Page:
Focus for the Front Seven


Spring practice is nearly halfway over, which means that it’s pretty much almost football season again. And with the season approaching with each passing day, the Oregon football team is preparing to defend its Pac-12 title and possibly make another run at a College Football Playoff berth.

But in order to accomplish such lofty goals, a team must not only deal with the changes that occur from year to year in college football but also make some minor changes to philosophy and focus.

Oregon was able to finally beat Stanford in 2014.

Kevin Cline

Oregon was able to finally beat Stanford in 2014.

Luckily for the Ducks, adapting to change is something at which the program excels. For example, last offseason Oregon focused on getting bigger and more physical; no easy task for a team as fast as the Ducks.

But the results from the offseason weight program were astonishing, and the improved physicality was evident when the season began. The critics, whose claims “can’t play against physical teams,” were silenced by our beating Michigan State, and finally solving the Stanford problem before falling to the red hot Ohio State Buckeyes in the national title game.

So where does that leave Oregon for this upcoming year? And what do the Ducks do to get better in 2015? Well, according to Alex Balducci, the front seven will be focusing on getting more pressure on the opposing quarterback. “We’re working on dialing up more pressure, kinda some different looks in that regard,” Balducci said in an interview with‘s Jordan Ingram yesterday.

The Oregon defense got five turnovers against Florida State in the Rose Bowl.

Craig Strobeck

The Oregon defense got five turnovers against Florida State in the Rose Bowl.

Getting more consistent pressure on the quarterback would be extremely helpful for the Oregon defense. Due to their bend-don’t-break philosophy, the Ducks give up yardage but rely on timely turnovers to get the ball back to the offense.

Last season, the Ducks ranked No. 87 in yards allowed per game and No. 30 in defensive sacks. But, as mentioned, where Oregon has excelled defensively the last two seasons was in the turnover margin. Their +21 and +23 was the best in the nation in 2013 and 2014 respectively.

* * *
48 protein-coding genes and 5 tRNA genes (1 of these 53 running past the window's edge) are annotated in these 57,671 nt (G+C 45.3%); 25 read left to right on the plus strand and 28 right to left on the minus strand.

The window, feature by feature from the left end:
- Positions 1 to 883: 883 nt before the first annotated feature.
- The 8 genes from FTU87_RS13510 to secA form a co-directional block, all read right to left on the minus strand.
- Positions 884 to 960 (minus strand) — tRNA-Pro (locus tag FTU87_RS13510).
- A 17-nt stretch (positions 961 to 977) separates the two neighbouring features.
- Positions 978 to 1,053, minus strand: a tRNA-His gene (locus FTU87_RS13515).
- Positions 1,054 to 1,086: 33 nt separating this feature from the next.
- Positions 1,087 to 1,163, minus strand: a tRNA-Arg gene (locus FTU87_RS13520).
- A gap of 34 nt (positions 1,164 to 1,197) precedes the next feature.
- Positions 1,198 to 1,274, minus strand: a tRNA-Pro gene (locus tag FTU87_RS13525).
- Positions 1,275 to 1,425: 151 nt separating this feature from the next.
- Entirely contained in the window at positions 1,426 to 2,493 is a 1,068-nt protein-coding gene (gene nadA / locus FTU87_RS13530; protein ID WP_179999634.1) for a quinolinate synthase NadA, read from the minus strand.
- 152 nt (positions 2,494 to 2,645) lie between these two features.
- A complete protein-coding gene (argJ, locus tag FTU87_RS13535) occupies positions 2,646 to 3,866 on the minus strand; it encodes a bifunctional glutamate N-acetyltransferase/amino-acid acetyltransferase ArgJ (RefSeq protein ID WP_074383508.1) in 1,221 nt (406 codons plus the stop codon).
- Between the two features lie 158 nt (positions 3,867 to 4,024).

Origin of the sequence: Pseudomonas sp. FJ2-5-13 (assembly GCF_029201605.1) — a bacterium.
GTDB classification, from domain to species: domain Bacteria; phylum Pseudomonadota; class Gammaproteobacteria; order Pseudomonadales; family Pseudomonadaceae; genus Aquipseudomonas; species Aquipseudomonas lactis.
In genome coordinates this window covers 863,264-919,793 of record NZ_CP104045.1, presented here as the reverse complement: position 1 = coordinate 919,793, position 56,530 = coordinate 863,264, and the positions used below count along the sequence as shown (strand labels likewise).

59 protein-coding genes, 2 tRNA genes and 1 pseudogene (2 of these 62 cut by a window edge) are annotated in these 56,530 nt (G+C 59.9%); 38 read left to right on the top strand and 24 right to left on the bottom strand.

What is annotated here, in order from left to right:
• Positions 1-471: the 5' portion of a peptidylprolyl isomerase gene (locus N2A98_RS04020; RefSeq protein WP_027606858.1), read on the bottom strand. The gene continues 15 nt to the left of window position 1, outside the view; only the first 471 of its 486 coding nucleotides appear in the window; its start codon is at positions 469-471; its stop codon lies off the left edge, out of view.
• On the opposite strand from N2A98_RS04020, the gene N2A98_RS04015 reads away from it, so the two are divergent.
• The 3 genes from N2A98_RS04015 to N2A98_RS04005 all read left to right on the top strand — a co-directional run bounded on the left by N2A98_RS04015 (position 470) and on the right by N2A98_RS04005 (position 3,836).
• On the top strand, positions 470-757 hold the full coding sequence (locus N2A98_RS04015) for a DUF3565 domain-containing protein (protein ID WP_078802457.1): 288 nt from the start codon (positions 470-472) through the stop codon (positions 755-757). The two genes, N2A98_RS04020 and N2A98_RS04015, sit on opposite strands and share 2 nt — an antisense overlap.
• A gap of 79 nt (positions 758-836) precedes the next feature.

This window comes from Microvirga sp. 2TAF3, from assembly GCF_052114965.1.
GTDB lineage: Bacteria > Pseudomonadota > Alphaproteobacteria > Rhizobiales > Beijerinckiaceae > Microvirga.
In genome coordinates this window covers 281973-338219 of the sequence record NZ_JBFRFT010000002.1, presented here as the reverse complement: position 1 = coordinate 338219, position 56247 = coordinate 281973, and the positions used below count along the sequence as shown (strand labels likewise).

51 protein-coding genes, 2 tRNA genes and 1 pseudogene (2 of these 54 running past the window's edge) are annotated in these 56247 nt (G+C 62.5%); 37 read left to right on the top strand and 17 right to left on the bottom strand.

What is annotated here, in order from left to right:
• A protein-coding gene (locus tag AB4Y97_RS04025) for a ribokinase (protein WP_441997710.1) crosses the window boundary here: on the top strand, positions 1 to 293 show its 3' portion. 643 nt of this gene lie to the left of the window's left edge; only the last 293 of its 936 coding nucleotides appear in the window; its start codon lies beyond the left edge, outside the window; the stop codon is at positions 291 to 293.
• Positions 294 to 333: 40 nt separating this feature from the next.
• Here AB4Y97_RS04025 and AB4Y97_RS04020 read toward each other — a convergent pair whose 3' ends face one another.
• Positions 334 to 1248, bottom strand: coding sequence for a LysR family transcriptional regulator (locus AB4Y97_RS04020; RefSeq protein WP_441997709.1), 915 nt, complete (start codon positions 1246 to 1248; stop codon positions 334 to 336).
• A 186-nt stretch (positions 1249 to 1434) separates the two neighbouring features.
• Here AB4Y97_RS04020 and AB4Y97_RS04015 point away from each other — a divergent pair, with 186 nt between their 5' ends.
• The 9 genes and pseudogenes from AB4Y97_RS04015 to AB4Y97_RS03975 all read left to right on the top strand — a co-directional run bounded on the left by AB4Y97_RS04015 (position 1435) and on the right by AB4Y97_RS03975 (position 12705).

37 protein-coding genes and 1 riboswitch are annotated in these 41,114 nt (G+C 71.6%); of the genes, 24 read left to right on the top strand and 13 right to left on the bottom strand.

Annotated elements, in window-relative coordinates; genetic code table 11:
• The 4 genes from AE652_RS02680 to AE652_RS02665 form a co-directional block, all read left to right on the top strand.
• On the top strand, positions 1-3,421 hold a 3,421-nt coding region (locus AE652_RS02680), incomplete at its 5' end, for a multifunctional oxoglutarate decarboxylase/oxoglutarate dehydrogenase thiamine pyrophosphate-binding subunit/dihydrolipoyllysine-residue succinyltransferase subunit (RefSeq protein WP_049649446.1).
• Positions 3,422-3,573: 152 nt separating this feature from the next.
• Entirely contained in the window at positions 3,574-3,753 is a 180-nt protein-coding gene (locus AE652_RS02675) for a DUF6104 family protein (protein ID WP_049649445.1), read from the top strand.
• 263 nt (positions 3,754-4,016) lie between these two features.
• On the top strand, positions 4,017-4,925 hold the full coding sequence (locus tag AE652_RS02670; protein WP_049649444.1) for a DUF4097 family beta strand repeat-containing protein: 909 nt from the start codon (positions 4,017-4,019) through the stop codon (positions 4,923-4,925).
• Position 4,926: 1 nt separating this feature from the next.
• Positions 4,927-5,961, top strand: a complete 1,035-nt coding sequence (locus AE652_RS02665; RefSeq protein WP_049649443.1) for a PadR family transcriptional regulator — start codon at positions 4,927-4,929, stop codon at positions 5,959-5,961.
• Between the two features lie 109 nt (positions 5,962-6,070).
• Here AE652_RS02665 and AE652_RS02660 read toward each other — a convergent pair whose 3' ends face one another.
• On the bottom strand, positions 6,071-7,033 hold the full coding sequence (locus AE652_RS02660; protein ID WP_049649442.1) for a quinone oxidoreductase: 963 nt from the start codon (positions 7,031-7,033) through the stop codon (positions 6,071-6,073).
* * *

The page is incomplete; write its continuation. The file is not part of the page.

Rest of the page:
Increasing the pressure on the offense not only should result in more sacks, but will also put the offense in tougher situations to convert consistent first downs and rely less on turnovers.

Also, even if the pressure doesn’t reach the quarterback,  it can still disrupt what the opposing offense is trying to do. If the Ducks can be successful in that regard, they should give up less yardage per game and be an improved defensive unit overall.

The country knows how dangerous the Duck offense is, but not a lot of people realize just how effective the defense is. With a focus on increasing the pressure for the upcoming season, Oregon might have more than a bend-don’t-break defense in 2015. The defense could just be very good.

Top Photo by Kevin Cline

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Nik Brownlee

Nik Brownlee

University of Oregon alumnus and Duck football fanatic. Born in Eugene and raised in Autzen Stadium, sports are the foundation for who I am. Passionate about fitness, the outdoors and making people laugh. If I'm not talking about sports, chances are I'm listening to my music too loud.


    I along with others HATE the bend but don’t break D. There’s sound reasoning for this as why don’t they go to an attacking type defense with the studs they are now getting in recruiting there’s no reason they cannot do just that. The excuse that our Offense makes TD’S so fast that the defense is on the field so long isn’t good enough. When you consider TCU and Gary Patterson who lets be honest gets less star rated recruits than Oregon. They also run the spread but yet with less supposed talent they have a TOP 10 defense every year so this BBDB Defense is Horse Manure. Could it be that Oregon is maybe just not elite in the Coaching department on that side of the ball and I mean DC. Oregon is running consistently with the big dogs and now this defense needs to step up to the plate and be significantly better. DP needs to get this D in the top 3 of the PAC 12 period if he should stay at DC and I’m sure there’s a lot of other fans feel the same way with this question. When will Oregon’s D be a TOP 20 unit?